School of Criminal Justice
Criminal Justice and Legal Studies Majors
William Hegarty Scholarship
William Hegarty embraced higher education throughout his police career. Obtaining a degree while on Oakland Police Department in California, Hegarty moved to Michigan State University for graduate studies. After completing graduate school, he joined the faculty at Michigan State. He left MSU to become the director of Public Safety in Jackson, Michigan in 1972. In 1974 Chief Hegarty led the new Rochelle Police Department in New York until he came to Grand Rapids. Hegarty was Chief of the Grand Rapids Police Department from 1982 to 1997 and taught as an adjunct in the School of Criminal Justice at Grand Valley from 1984 until 1997. Chief Hegarty had a special fondness for GVSU and his teaching legacy lives on. He donated funds to establish Hegarty Criminal Justice scholarship when he retired. The William Hegarty Scholarship is awarded on a yearly basis to a Grand Valley State University Criminal Justice graduate student, working in law enforcement.
Shawn D. Wiersma Criminal Justice Memorial Scholarship
On September 6, 2004, Shawn Wiersma died in a tragic auto crash. Shawn is remembered for his service to the Holland Police Department through the City Attorney’s Office, a client of the Cunningham Dalman P.C. law office where he practiced. He developed many friendships within the police department and was highly respected for his ethics and character by clients and colleagues alike. In addition, Shawn is remembered for his service as an adjunct instructor in the Grand Valley State University School of Criminal Justice. He was highly respected by students and colleagues for his vast knowledge on a wide range of subjects. He truly enjoyed and loved his teaching experience that was reflected in his close ties with his students. Shawn is remembered for all the good he did and all the people he touched in his shortened life. To memorialize him in perpetuity, an endowed scholarship in Shawn’s name has been established at Grand Valley State University, his alma mater. This scholarship will be given annually to an entering senior student in the School of Criminal Justice who plans to enter the police or law professions.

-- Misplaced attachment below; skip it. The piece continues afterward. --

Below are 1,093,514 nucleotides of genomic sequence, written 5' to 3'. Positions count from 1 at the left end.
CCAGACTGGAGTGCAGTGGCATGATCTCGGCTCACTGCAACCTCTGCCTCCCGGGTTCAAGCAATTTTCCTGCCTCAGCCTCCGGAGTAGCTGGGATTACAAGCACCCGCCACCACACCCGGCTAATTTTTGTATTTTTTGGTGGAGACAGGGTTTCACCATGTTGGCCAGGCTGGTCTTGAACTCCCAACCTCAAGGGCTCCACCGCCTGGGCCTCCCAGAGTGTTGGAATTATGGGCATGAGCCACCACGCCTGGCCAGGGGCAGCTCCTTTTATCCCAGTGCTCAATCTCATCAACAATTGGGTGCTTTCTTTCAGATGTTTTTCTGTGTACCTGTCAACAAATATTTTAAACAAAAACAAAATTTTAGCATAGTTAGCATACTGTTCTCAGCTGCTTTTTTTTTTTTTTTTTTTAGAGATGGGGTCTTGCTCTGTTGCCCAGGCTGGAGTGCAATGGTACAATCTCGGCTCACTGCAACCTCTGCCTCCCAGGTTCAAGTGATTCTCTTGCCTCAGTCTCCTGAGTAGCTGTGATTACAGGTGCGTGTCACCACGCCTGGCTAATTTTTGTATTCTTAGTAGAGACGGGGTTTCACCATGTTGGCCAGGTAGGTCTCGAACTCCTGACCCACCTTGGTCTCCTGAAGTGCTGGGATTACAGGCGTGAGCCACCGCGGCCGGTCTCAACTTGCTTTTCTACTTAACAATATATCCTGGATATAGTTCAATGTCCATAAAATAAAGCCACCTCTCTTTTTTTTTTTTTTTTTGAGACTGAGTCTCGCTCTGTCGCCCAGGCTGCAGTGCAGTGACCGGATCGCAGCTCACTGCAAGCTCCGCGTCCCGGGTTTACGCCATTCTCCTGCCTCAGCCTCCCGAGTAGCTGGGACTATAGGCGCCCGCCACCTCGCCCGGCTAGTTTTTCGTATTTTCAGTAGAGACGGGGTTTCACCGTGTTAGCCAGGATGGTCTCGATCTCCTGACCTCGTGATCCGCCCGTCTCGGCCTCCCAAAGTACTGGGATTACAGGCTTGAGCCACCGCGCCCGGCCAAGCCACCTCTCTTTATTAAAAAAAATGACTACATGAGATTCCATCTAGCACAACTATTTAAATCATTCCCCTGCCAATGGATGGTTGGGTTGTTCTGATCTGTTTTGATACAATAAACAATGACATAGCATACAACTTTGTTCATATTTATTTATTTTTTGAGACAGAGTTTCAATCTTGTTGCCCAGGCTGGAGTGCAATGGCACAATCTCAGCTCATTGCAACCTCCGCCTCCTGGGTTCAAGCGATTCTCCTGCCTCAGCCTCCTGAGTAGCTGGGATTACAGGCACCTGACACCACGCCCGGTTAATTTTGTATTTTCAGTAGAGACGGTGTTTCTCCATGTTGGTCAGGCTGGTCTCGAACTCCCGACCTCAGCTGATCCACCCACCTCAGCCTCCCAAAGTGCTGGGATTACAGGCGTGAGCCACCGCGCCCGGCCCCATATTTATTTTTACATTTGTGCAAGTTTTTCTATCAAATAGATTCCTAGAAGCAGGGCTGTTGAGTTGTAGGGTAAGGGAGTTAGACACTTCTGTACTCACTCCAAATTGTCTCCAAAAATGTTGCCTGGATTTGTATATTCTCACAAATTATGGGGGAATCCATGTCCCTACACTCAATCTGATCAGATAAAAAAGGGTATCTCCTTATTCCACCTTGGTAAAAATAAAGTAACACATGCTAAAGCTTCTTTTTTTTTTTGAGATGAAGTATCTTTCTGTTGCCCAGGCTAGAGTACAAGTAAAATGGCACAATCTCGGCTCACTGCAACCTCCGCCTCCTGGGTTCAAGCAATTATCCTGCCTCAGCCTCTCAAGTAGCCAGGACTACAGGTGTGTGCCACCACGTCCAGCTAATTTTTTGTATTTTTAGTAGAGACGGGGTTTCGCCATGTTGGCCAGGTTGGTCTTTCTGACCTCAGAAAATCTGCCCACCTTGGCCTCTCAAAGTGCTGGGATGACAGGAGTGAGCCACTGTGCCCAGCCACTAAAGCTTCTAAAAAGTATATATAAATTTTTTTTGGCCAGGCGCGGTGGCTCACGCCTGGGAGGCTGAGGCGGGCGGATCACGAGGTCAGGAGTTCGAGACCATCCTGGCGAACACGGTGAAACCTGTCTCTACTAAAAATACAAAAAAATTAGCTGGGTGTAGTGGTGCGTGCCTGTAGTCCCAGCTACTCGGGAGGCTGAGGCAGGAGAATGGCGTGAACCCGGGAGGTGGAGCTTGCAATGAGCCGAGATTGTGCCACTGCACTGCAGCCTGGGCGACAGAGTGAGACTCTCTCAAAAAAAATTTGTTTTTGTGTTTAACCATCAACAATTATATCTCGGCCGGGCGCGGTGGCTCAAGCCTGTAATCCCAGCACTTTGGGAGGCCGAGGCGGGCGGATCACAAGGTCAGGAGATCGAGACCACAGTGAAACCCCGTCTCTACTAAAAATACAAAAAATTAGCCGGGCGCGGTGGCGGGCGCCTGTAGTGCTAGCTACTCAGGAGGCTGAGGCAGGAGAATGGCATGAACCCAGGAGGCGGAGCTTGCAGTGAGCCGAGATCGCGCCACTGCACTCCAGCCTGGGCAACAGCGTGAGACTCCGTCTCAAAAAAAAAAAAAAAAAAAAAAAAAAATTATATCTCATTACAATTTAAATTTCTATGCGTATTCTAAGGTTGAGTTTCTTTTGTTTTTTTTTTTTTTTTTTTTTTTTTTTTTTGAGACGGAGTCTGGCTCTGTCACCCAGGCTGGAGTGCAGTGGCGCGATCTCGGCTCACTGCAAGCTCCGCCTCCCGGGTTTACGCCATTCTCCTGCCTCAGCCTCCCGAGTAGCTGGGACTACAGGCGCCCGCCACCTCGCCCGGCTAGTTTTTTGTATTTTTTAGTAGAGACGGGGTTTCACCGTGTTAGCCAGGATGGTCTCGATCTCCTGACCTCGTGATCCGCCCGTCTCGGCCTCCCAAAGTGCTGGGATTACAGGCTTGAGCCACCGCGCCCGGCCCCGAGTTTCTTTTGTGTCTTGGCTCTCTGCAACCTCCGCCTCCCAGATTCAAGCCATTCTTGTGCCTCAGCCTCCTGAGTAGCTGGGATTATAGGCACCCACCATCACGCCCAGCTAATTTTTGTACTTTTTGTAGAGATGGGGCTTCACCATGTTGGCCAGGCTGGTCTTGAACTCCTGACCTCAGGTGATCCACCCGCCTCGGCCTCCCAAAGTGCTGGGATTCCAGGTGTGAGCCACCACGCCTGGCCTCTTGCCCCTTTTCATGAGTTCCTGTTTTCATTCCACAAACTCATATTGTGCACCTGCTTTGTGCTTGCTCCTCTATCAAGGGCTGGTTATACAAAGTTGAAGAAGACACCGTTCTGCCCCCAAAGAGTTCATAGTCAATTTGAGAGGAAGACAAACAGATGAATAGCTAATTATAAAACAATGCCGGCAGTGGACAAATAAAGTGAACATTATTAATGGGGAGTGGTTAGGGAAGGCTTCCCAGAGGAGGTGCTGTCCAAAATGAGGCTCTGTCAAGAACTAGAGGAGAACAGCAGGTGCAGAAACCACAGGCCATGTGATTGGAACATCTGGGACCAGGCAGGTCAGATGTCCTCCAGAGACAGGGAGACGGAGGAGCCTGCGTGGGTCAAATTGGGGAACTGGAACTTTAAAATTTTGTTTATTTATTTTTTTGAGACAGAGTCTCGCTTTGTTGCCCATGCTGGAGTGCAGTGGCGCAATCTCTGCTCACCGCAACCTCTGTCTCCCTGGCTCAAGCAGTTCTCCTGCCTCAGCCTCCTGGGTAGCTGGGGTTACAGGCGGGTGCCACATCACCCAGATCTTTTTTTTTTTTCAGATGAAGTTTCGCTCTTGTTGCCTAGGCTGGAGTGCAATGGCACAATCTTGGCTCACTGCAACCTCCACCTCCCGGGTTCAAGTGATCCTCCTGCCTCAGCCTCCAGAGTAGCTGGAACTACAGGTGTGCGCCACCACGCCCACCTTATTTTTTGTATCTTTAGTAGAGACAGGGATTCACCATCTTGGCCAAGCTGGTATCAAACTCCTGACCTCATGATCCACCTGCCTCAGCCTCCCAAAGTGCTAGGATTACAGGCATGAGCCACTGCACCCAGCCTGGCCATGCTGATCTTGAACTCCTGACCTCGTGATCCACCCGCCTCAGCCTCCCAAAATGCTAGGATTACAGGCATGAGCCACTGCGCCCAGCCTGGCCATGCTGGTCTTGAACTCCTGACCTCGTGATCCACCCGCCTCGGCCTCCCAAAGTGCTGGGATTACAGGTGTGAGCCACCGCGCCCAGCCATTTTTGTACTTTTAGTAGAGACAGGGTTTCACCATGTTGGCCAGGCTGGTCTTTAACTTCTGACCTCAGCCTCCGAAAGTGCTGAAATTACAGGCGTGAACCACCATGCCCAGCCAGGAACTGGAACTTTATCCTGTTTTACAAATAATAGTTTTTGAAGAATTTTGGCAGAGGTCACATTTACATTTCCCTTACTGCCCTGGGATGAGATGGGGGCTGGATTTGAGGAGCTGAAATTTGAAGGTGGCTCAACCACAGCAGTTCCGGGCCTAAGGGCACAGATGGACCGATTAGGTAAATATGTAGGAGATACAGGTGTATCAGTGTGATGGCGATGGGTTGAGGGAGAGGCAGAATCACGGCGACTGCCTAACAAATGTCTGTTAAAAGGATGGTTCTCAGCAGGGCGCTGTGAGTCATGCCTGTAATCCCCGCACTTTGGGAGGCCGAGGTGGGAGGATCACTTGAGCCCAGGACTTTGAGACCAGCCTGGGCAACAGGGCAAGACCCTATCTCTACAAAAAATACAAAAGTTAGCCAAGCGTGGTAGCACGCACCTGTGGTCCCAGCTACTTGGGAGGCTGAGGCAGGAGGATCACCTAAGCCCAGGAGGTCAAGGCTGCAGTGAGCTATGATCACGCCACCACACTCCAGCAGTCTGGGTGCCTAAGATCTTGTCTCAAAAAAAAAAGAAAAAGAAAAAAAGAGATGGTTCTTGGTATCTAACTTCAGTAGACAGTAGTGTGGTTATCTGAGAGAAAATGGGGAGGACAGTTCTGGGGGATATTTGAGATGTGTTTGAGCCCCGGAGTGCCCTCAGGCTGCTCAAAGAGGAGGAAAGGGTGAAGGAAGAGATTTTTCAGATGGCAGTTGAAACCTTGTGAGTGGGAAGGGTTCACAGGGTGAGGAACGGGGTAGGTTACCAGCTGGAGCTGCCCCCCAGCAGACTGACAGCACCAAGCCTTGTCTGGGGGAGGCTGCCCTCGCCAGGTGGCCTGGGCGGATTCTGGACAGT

Mullendore Legal Studies and Criminal Justice Scholarship
Kristine Mullendore graduated from the Boston University School of Law in 1977, with a Juris Doctor degree, and held positions with the Michigan Court of Appeals, as well as working as an Assistant Prosecuting Attorney in Kent County. Since 1995, she has been a faculty member at the School of Criminal Justice/ Legal Studies program at GVSU. James M. Mullendore received his Juris Doctor Degree from the University of Virginia School of Law 1975, and since then has been in private legal practice in Greenville, Michigan. Both Kristine and James are active members of the Michigan Bar Association. The purpose of the Mullendore Legal Studies and Criminal Justice Scholarship is to recognize and reward students who major in either Legal Studies or Criminal Justice with the intention of entering and contributing to the legal profession, as well as who demonstrate financial need. The Mullendores also hope to encourage students to participate in international educational opportunities.
Justice and Society Endowed Scholarship
The Justice and Society Endowed Scholarship was established by Grand Valley State University (GVSU) School of Criminal Justice faculty to recognize and reward criminal justice majors who have demonstrated academic potential to excel in their criminal justice studies at GVSU. All proceeds from the sales of the faculty-authored Justice and Society textbook were donated to establish this scholarship. The collaborative effort of the Justice and Society authors reflect their dedication to criminal justice majors at Grand Valley.
Kendal DenBleyker Endowed Scholarship
Established in loving memory or their son, Kendal DenBleyker, with an anonymous gift on behalf of his parents, Bryan and Lauri DenBleyker, the purpose of this scholarship is to continue Kendal’s memory by assisting nontraditional students pursuing a degree in criminal justice at Grand Valley State University. Kendal was a junior studying criminal justice with a goal to become a probation officer and ultimately to become a lawyer. While studying at Grand Valley, Kendal worked to pay for school and commuted to campus to save money. Family members described him as a “driven and determined Christian man who expected much from those around him, but even more from himself.”
Preference for this scholarship will be given to candidates who are residents of West Michigan (Kent, Ottawa, and Muskegon Counties) and are classified as nontraditional students who work and commute to campus.
More information about these scholarships can be found at myScholarship.
Page last modified November 5, 2013